7. I understands how this feels, I feel we serve as well being a military wife you do uniforms, kids, cooking shopping, loving, and making sure everyones happy, and their stress form work or school. When they are deployed worst, I was pregnant, when my husband was deployed, then he comes home, sent to pt, sat on curb complained of hurting and was told to get up keep running and other soldiers run at same pace, sat down second time and had a heart attack and died. We recieved no gratuity no insurance I was never warned to get a back up plan, had a little baby had to go apply for assistance, now Im going to school, and I do have to pay for my own classes and books I get some back but I dont qaulify for alot. Went to his brother wich partyied it away with in a year offered no one nothing. WE had no rent no nothing people …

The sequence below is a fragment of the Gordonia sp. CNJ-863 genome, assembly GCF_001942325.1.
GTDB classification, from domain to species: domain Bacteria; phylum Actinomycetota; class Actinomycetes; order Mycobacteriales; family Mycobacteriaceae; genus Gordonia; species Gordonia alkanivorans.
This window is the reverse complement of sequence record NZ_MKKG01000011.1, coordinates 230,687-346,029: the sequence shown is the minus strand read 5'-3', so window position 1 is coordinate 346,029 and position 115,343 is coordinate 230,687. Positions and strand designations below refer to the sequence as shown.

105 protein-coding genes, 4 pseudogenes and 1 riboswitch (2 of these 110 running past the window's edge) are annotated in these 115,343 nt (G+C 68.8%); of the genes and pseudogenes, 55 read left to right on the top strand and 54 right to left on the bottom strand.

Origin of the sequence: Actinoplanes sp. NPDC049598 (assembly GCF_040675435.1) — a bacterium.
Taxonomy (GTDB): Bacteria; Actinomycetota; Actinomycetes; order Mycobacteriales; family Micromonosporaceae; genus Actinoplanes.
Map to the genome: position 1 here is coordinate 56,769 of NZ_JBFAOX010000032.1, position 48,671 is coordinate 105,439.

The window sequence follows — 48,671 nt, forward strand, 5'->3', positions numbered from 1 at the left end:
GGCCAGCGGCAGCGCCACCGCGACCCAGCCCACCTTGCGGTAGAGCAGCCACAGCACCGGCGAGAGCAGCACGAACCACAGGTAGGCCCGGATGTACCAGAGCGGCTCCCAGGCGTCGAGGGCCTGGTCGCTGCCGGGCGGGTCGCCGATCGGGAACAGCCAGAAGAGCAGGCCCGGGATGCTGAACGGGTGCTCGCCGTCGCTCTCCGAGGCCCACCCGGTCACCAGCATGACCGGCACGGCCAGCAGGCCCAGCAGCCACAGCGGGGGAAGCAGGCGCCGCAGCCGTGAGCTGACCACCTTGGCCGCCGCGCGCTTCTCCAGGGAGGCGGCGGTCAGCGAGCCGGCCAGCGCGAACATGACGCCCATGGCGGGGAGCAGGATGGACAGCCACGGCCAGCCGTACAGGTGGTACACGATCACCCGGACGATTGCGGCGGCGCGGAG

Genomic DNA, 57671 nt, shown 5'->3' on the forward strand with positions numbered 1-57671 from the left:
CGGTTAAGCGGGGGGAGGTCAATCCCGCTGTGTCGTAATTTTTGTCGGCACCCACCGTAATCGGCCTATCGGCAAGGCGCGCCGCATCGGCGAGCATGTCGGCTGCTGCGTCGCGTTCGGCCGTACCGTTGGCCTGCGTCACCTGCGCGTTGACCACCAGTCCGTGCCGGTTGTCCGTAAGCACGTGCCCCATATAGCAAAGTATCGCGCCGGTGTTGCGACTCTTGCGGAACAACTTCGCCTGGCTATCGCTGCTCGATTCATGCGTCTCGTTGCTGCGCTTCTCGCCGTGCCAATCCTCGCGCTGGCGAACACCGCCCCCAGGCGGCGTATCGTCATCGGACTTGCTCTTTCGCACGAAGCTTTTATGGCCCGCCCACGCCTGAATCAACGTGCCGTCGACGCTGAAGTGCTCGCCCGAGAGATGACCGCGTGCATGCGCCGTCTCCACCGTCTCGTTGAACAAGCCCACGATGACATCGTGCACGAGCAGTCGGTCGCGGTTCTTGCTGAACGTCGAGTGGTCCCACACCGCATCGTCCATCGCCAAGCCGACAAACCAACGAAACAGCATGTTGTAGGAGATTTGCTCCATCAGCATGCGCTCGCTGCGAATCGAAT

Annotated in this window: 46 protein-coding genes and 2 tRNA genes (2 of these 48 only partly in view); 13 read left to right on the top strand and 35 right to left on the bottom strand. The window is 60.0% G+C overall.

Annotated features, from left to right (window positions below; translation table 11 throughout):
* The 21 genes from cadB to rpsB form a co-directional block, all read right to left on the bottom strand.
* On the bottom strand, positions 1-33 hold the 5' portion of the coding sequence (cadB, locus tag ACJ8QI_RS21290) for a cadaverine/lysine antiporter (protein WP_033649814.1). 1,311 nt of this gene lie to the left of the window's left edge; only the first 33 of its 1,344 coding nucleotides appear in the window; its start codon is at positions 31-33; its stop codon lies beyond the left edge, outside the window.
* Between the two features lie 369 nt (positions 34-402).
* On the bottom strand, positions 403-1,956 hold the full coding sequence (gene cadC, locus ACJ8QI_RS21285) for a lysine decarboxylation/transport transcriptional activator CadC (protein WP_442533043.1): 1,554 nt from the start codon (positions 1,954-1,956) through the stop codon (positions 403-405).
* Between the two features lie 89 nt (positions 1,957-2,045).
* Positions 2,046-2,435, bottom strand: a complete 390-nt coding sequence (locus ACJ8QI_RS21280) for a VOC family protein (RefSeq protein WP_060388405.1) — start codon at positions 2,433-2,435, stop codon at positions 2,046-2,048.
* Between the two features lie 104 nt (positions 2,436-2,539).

8. We now recieve some benifits pension s.s. so forth. Looking into some scholarships I have been told may help trying to insure your familes future is alot on a person believe me…